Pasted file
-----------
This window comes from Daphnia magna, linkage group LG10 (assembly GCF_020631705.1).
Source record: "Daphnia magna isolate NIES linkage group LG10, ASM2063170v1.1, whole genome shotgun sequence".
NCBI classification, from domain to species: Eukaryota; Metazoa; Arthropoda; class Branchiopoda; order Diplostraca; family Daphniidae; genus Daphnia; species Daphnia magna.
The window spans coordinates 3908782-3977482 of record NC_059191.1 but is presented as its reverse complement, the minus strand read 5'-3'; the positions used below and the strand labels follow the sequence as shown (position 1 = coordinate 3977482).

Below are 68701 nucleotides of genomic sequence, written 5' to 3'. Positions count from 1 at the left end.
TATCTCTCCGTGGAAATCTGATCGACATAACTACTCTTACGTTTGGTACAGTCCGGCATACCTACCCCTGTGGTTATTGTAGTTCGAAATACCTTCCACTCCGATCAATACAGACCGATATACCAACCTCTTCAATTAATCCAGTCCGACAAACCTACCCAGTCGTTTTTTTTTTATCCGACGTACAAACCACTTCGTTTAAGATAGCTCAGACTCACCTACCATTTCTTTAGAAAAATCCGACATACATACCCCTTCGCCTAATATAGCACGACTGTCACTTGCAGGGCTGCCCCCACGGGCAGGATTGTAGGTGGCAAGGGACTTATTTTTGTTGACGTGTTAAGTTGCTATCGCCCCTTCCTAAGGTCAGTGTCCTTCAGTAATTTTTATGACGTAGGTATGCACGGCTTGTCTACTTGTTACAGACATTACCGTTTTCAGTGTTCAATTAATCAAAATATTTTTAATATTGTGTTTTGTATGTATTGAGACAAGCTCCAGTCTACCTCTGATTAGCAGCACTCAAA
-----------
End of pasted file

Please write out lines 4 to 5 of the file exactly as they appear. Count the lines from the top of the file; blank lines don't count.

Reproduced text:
The window spans coordinates 3908782-3977482 of record NC_059191.1 but is presented as its reverse complement, the minus strand read 5'-3'; the positions used below and the strand labels follow the sequence as shown (position 1 = coordinate 3977482).

Below are 68701 nucleotides of genomic sequence, written 5' to 3'. Positions count from 1 at the left end.